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Tutor: Canepari, Silvia
Keywords: Particulate Matter
Analytical chemistry
Issue Date: 20-Dec-2013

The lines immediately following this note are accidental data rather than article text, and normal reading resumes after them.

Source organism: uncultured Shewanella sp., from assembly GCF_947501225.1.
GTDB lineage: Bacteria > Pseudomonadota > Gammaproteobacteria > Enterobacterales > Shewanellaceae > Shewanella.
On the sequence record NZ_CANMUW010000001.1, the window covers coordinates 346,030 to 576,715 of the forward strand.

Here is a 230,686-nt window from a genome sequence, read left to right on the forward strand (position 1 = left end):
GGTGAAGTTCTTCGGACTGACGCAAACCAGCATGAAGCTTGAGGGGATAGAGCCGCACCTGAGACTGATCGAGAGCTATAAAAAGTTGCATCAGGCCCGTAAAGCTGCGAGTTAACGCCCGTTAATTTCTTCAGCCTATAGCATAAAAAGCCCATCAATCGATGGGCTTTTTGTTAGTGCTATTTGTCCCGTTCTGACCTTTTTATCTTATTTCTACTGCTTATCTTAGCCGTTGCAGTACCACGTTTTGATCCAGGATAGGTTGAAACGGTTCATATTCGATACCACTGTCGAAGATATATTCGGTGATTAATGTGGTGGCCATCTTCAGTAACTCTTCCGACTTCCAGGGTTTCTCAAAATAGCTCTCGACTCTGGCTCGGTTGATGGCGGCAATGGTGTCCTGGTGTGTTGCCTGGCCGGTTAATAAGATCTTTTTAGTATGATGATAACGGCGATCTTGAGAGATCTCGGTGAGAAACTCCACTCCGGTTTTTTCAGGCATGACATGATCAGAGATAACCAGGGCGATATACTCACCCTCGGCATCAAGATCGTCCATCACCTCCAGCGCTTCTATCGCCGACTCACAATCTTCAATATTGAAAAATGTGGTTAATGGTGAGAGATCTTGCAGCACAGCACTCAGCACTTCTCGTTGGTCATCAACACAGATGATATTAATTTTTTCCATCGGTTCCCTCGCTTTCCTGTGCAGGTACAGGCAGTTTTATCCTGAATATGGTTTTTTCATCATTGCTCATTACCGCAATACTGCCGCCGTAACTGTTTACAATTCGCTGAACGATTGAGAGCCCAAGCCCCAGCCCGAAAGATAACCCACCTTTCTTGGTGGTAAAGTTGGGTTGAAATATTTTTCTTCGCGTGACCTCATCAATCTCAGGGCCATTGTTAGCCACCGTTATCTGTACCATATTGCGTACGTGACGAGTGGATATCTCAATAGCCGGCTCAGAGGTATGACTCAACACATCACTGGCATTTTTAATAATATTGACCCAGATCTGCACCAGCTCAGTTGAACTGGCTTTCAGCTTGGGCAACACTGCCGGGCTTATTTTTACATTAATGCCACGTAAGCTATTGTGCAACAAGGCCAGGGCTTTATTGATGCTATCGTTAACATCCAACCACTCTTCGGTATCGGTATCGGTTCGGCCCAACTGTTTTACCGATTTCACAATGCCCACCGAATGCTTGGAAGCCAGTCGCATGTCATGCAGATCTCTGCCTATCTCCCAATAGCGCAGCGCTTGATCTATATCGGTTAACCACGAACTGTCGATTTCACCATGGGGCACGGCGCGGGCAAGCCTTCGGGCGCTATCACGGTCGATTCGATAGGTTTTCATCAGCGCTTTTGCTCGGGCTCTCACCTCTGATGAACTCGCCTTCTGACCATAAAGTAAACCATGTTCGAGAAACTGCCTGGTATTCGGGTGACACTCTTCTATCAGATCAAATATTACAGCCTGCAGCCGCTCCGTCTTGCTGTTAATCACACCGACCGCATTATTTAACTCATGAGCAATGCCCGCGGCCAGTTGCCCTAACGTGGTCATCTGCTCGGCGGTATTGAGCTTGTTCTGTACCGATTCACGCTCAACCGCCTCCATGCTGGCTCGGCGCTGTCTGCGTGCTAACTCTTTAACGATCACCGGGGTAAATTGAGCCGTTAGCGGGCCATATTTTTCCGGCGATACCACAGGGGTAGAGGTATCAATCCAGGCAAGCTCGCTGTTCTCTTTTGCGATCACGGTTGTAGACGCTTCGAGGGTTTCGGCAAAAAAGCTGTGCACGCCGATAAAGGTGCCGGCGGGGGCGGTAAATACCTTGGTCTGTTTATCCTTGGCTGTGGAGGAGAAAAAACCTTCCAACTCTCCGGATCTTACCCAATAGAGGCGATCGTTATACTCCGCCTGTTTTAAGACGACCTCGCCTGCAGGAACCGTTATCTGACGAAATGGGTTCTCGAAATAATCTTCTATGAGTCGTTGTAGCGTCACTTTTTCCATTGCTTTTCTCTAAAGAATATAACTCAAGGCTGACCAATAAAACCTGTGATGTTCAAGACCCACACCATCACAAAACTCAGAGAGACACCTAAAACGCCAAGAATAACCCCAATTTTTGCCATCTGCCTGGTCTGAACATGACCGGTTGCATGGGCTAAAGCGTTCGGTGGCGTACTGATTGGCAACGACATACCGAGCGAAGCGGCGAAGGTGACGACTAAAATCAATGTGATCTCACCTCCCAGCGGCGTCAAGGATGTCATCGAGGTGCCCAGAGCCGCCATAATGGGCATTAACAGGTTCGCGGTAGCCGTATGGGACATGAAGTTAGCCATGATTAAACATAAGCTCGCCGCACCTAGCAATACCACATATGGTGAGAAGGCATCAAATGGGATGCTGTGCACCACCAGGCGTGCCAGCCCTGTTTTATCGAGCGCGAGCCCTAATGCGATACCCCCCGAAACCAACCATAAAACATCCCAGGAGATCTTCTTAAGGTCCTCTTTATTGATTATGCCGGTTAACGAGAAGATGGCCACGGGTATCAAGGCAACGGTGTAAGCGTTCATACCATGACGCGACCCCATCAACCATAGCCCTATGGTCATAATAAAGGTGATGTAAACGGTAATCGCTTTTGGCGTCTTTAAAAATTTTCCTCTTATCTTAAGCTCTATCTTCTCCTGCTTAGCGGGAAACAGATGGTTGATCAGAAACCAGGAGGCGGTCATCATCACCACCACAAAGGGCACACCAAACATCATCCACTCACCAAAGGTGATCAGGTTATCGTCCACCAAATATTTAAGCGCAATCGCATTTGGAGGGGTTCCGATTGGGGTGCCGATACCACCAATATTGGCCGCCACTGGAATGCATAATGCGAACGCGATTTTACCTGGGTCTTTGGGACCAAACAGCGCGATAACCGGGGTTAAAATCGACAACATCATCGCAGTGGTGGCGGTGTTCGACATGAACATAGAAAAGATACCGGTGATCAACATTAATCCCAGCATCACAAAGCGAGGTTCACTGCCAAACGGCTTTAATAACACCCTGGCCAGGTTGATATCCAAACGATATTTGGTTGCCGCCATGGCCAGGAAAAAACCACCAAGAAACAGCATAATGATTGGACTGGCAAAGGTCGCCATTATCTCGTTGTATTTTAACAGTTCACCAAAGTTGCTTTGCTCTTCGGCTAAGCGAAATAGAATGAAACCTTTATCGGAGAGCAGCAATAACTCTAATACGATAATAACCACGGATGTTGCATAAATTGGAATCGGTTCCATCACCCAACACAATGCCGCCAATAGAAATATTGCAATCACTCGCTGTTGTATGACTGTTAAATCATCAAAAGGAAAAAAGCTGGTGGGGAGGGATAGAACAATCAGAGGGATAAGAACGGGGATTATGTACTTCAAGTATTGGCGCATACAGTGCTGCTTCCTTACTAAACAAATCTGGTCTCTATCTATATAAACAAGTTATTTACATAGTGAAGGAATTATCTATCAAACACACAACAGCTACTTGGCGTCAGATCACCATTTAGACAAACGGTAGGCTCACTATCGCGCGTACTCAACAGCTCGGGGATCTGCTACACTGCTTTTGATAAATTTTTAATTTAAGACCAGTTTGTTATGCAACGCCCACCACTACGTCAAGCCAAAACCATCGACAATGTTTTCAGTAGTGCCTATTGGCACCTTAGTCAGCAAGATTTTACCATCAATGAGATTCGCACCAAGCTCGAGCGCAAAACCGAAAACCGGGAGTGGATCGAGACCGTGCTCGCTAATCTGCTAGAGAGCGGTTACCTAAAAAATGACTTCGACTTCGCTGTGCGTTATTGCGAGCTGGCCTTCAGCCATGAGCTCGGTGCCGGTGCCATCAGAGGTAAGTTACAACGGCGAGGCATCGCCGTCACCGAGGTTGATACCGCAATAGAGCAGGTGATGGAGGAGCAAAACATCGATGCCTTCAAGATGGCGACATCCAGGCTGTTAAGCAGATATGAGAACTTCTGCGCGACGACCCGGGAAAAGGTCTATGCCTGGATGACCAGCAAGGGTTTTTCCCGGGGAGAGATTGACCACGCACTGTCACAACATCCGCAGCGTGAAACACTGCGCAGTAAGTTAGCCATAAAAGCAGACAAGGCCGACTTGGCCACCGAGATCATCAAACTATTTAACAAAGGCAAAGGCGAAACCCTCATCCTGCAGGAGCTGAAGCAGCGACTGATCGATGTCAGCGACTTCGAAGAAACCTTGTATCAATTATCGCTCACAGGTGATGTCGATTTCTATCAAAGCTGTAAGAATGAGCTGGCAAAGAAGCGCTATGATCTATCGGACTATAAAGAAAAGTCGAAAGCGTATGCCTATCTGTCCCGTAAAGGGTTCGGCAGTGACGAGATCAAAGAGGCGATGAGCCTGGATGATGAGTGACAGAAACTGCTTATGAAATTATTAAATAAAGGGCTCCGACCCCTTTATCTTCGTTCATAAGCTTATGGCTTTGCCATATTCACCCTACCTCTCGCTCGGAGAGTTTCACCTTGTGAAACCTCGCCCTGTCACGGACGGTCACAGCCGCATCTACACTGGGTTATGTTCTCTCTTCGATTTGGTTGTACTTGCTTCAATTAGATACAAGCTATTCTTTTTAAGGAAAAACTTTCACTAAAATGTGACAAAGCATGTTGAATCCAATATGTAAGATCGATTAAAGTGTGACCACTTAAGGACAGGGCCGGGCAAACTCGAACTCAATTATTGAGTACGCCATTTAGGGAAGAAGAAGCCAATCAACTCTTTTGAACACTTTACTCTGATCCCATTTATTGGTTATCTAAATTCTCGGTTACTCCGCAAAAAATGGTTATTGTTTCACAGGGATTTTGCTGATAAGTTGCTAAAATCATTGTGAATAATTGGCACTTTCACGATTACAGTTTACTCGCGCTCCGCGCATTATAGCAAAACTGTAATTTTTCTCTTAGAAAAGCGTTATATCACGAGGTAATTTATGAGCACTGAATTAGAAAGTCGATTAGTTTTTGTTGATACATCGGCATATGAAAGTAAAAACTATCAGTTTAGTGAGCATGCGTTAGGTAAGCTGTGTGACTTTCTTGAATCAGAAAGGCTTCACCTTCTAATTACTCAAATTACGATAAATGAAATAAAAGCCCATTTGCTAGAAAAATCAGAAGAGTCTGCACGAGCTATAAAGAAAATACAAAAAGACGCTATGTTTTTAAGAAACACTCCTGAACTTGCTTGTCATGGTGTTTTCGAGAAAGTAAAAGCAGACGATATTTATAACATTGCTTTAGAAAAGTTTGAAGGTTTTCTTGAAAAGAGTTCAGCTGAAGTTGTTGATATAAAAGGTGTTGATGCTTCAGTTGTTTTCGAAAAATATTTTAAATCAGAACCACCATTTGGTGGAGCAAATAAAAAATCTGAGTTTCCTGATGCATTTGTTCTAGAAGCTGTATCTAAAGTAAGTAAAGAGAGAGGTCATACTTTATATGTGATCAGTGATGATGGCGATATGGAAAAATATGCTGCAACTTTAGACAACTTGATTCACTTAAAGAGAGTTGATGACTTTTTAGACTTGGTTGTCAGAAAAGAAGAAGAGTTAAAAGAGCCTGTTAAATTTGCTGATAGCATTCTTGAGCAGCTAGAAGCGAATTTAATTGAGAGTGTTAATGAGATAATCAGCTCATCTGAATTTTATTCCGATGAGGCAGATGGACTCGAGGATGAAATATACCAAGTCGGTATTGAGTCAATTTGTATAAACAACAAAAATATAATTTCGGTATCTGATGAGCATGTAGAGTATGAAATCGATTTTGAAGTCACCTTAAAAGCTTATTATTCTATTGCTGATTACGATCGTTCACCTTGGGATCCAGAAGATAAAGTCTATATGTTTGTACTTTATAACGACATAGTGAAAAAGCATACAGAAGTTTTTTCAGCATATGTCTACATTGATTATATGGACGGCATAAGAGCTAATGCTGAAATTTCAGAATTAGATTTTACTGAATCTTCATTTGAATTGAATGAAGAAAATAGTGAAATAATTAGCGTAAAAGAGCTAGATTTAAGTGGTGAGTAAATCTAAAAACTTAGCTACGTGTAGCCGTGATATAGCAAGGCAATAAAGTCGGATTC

Abstract: The present research project focused on the development of analytical methodologies for the monitoring of the atmospheric Particulate Matter. Particulate matter (PM) is one of the main pollutants exceeding the ambient standards for air quality in Europe. In Italy, the mass concentration standards are overcome many times per year, mainly due to the unfavourable meteorological conditions (especially in the Po Valley regions) and to the transportation of the air masses coming from the Sahara Desert (Southern and Central regions). The direct and indirect influence of the PM on human health, global climate change and reduced visibility have led to numerous studies in the last past decades, focusing upon its complex composition, toxicology and the source attribution. The particulate matter is constituted by an heterogeneous mix of components, characterized by a variable chemical composition and different chemical-physical properties that greatly influence its deposition and distribution. For these reasons nowadays it is still very difficult to develop efficient abatement strategies to protect both human health and environment. To achieve these specific objectives it is necessary to focus on some issues that are still not resolved, by taking advantage of both the analytical chemistry and the statistical methods. One of the “open” issues is the determination of water content in PM. Water plays an important role in the formation of the secondary species starting from gaseous precursors. It is well known that these species undergo gas-particle equilibria influencing the sampling phase and altering the results of the monitoring campaigns but, given the great variability of the measured concentrations, to date, a clear interpretation of these processes has still not been found. More information could be obtained by determining the water content in PM. Moreover, the knowledge of the water amount sampled together with the atmospheric particles on appropriate media could be very useful to establish the water influence on the PM mass concentration as well. Till now, the water determination has been carried out mostly by indirect methods estimating the water adsorbed on not-sampled particles. During the present project a simple method to determine water in PM samples has been optimized and validated, based on the Karl-Fisher theory. The potentialities of the thermal desorption were also explored to study the different types of water linked to the particles. After the validation, this methodology has been then applied to real PM samples collected in geographical areas characterized by several emission sources (traffic, industries, etc.), demonstrating that water is a relevant component of the PM and it influences in a significant way the PM mass concentration especially in samples very rich of secondary inorganic compounds or natural sand. Moreover the type of water present in the atmospheric particles is strictly dependent on the PM chemical composition. The second part of this project concerned the measurements of the PM at high temporal resolution. Sampling and analysis of PM in real time at high time resolution allow to have some precious information about the temporal variability of the atmospheric pollutants’ concentration, that usually are lost with the 24-hours sampling time. Our attention was focused on a new device able to sample and analyze in real time the atmospheric inorganic ions, the Particle Into Liquid Sampler coupled with the Ion Chromatography (PILS-IC). The instrument in its original configuration is affected by some limits, the high detection limit values that make difficult to apply it in low polluted areas and the low time resolution due to the analysis of the solution contained in the chromatographic loop only at the injection time into the column. These limits were solved modifying the original instrumental configuration, inserting a pre-concentration system. The new optimized system was then validated and applied to a monitoring campaign. The results have been compared with those obtained by other analytical techniques aimed to measure the same species, showing good performance of the new system. The data obtained by using this system were also useful to understand the chemical form in which the ions were present in the atmosphere at the sampling time and allowed to isolate some hot spot pollution events. The last part of the present project has been carried out at the University of Birmingham (United Kingdom) under the kindly supervision of Prof. Roy M.Harrison and focused on the traceability of the PM emission sources. The knowledge of the emission sources is one of the main objectives in the PM studies, as it is necessary for developing efficient abatement strategies. The Source Apportion techniques are very helpful to reach this objective. In particular, the Positive Matrix Factorization receptor model (PMF) was applied to identify and quantify the PM sources at an industrial area of the Po Valley. This model is very useful to manage large databases coming from the chemical analysis of PM collected during long monitoring campaigns and is able to determine the main PM sources by looking at the correlation of the variables (measured species) at the monitored receptor sites. The variables to process by the model have been chosen with the support of a detailed chemical characterization of PM using a fractionation methodology based on the elemental solubility. The main PM sources in the Po Valley have been identified with the secondary nitrate and the biomass burning, although the industrial nature of the monitored area. Because of the wideness of the topics they will be treated in separated chapters.

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